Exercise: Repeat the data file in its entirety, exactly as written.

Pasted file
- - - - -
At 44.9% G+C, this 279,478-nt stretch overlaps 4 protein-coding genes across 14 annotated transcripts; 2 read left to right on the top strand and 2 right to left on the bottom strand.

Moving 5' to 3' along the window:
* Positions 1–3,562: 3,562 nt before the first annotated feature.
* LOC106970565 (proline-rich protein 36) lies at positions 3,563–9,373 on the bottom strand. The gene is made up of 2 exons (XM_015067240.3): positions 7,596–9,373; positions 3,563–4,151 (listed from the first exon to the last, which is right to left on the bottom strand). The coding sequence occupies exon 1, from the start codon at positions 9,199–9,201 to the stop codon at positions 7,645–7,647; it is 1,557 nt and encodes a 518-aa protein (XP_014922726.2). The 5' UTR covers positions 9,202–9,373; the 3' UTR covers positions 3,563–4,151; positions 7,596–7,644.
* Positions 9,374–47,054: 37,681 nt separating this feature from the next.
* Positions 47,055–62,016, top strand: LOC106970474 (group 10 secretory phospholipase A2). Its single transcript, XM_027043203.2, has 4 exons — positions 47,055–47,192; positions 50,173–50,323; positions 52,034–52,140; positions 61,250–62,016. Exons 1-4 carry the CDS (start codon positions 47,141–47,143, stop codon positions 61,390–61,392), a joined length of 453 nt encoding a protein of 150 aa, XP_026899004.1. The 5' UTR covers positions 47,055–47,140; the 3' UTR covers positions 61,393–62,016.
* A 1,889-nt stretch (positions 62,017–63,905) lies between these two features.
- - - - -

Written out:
At 44.9% G+C, this 279,478-nt stretch overlaps 4 protein-coding genes across 14 annotated transcripts; 2 read left to right on the top strand and 2 right to left on the bottom strand.

Moving 5' to 3' along the window:
* Positions 1–3,562: 3,562 nt before the first annotated feature.
* LOC106970565 (proline-rich protein 36) lies at positions 3,563–9,373 on the bottom strand. The gene is made up of 2 exons (XM_015067240.3): positions 7,596–9,373; positions 3,563–4,151 (listed from the first exon to the last, which is right to left on the bottom strand). The coding sequence occupies exon 1, from the start codon at positions 9,199–9,201 to the stop codon at positions 7,645–7,647; it is 1,557 nt and encodes a 518-aa protein (XP_014922726.2). The 5' UTR covers positions 9,202–9,373; the 3' UTR covers positions 3,563–4,151; positions 7,596–7,644.
* Positions 9,374–47,054: 37,681 nt separating this feature from the next.
* Positions 47,055–62,016, top strand: LOC106970474 (group 10 secretory phospholipase A2). Its single transcript, XM_027043203.2, has 4 exons — positions 47,055–47,192; positions 50,173–50,323; positions 52,034–52,140; positions 61,250–62,016. Exons 1-4 carry the CDS (start codon positions 47,141–47,143, stop codon positions 61,390–61,392), a joined length of 453 nt encoding a protein of 150 aa, XP_026899004.1. The 5' UTR covers positions 47,055–47,140; the 3' UTR covers positions 61,393–62,016.
* A 1,889-nt stretch (positions 62,017–63,905) lies between these two features.